When major corporate enterprises embark upon projects that involve cryptos and/or blockchain technologies, it is big news for the crypto community. Broad public awareness is a necessity, if all things crypto are ever to elevate to the next level in public acceptance. There has been much talk that 2019 is the year that crypto development efforts must deliver effective use cases in the commercial sphere in order for the entire industry to move forward, but when the likes of Bank of America, MasterCard, and IBM openly discuss their crypto-related initiatives, crypto advocates have reason to celebrate.
Each of these titans in their own right is global by nature, with household names that have stood the test of time. Each company would be remiss to ignore the innovative nature of the crypto industry, and it just so happens that each firm recently broadcasted to the public how it is going about adopting all things crypto into their daily operations. Here is a brief rundown, provided in part by the folks at the Dailyhodl.com:
Bank of America
As America’s second largest bank, one would hope that crypto-related projects would abound within its various development departments. According to recent patent applications, Bank of America is delving into the complex security aspects of “wallet” technology. It is developing a multi-tiered approach where different tiers of a wallet can be accessed via separate passwords.
The wording in its patent application, “Multi-Tiered Digital Wallet Security”, explains: “Through the digital wallet interface, a user of the user computing device may be able to partition digital currency holdings into one or more differentiated storage compartments or tiers. Each of the one or more compartments may be password secured and may only permit access to the amount of digital currency holdings specified by the user.”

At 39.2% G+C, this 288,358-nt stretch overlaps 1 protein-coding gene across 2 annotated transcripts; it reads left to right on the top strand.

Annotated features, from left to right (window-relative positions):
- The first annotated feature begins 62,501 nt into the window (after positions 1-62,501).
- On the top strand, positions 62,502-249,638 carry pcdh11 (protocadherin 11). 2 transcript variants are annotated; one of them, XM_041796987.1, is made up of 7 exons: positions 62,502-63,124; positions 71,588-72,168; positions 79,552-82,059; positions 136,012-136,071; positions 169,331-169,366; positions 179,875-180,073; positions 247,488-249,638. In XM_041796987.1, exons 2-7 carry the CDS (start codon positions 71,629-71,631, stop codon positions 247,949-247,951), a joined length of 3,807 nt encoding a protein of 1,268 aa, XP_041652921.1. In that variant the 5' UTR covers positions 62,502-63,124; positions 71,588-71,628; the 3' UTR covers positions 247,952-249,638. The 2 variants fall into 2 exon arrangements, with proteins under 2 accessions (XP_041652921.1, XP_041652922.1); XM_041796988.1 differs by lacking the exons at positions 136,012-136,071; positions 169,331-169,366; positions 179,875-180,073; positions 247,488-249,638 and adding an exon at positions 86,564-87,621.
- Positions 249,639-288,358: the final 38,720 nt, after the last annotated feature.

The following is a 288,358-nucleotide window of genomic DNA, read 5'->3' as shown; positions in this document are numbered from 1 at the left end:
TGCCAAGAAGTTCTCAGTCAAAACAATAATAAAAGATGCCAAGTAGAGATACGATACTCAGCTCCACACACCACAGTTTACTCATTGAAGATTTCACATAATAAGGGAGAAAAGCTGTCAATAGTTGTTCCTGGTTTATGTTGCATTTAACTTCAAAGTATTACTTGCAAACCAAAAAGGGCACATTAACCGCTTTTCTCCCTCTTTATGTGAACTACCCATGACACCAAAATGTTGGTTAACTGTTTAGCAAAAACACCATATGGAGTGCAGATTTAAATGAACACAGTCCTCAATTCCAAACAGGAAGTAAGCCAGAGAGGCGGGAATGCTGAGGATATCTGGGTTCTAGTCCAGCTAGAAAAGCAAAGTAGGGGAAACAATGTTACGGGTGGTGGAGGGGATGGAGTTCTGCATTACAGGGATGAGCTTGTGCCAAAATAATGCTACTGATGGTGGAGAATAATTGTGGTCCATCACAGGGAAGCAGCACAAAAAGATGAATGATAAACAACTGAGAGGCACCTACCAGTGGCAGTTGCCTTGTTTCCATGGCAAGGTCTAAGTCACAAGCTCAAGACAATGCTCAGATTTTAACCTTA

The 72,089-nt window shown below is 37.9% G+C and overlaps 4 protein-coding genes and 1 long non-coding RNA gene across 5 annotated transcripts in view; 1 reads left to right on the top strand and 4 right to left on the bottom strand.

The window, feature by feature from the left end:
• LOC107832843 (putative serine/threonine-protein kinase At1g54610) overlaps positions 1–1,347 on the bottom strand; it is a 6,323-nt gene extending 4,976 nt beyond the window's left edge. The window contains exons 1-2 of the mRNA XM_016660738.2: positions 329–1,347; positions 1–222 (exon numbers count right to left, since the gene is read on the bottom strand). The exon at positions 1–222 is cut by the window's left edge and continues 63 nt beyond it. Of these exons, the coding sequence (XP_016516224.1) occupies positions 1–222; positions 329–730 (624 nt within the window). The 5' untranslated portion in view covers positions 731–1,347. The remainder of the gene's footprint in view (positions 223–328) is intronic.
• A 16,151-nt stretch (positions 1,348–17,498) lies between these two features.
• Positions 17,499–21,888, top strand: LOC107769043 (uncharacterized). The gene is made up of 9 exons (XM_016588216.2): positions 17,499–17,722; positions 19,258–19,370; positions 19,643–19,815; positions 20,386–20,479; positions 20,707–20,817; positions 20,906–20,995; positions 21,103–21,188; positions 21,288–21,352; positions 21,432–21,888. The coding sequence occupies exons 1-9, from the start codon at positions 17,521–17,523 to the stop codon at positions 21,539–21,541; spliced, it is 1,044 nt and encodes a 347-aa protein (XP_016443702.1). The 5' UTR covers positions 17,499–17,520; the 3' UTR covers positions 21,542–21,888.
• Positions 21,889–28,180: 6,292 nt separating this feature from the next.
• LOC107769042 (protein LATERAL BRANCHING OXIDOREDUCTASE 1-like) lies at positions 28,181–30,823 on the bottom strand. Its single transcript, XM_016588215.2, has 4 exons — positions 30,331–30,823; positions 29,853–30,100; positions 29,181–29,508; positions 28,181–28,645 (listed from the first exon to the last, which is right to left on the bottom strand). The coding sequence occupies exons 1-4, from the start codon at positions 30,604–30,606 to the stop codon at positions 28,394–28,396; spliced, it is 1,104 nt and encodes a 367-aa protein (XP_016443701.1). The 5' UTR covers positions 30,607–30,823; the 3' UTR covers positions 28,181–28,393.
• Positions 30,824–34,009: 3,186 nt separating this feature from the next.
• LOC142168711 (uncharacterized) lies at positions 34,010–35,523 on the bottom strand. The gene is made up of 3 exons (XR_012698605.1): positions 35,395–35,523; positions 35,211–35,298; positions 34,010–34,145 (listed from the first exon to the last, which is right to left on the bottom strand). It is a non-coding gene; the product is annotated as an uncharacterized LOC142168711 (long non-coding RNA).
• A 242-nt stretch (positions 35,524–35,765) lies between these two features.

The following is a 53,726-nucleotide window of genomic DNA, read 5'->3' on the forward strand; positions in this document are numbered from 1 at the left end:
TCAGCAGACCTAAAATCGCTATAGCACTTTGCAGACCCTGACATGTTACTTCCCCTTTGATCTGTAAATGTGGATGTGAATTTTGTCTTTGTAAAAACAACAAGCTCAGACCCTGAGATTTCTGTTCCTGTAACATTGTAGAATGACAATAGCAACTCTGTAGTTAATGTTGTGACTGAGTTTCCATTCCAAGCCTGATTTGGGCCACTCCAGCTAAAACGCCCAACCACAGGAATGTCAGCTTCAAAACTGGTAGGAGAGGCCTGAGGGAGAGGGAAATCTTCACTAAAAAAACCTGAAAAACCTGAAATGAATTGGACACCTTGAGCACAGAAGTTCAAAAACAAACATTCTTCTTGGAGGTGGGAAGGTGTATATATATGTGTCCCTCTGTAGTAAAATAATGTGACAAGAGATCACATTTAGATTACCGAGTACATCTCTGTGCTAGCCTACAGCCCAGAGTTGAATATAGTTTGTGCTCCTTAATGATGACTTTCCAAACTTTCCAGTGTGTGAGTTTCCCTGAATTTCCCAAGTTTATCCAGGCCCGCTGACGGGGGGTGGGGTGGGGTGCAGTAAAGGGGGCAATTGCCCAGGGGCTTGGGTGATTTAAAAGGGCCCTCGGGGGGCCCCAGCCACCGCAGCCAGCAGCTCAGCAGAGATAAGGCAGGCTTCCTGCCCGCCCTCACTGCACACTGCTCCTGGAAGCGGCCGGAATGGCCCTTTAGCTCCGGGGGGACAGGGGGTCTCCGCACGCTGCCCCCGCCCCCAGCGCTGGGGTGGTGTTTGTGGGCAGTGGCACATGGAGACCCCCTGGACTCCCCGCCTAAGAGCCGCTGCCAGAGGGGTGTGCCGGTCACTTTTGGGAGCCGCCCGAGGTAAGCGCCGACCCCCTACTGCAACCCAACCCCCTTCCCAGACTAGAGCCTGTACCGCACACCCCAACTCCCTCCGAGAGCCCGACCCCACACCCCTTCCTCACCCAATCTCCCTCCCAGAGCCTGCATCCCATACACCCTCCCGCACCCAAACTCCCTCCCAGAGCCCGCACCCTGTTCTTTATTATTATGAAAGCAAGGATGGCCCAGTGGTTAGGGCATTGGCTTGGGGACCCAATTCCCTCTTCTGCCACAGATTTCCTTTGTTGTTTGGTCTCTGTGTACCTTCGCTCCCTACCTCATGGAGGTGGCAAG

MasterCard has been active in the blockchain space for some time and is always looking to expand its global talent pool. It is presently searching for engineers to lead its efforts in Europe, focusing on aspects of Ethereum’s Solidity programming language and to be part of it Dublin Research and Technology team.
According to comments made to Pymnts.com, Jorn Lambert, executive vice president of digital solutions, noted: “As you know, we’ve been looking at blockchain for quite a while, understanding the technology standards, doing pilots with banks and filing a number of patents. We absolutely think stablecoins will play a role in our future, that is [what] we have invested in over the years.”
IBM has already been a leader in deploying blockchain solutions and operating platforms for a multitude of small to medium-sized companies that can neither afford to build nor maintain a large crypto development team in house. IBM has successfully developed a number of outsourcing capabilities to assist these enterprises in pursuing leading-edge methods for reducing costs and improving operational efficiencies. One recent example is collaborating with Travelport, a tech company, and travel management company BCD Travel to add transparency and efficiencies to the hotel commissioning practices that presently require a high level of time-consuming and costly reconciliation routines.
Ross Vinograd, senior product director for Travelport, explains a few details of the current mission: “Blockchain technology applied to commission reconciliation has the potential to deliver real ROI to both a travel agency and the hotel. Traveler modifications at property, no shows, and complimentary room nights are just a few examples that drive commission discrepancies, which in turn generate escalations, cost, and revenue loss. Our aim is to put the lifecycle of a booking on the blockchain and we believe doing so will drive transparency, trust, and ultimately booking volume.”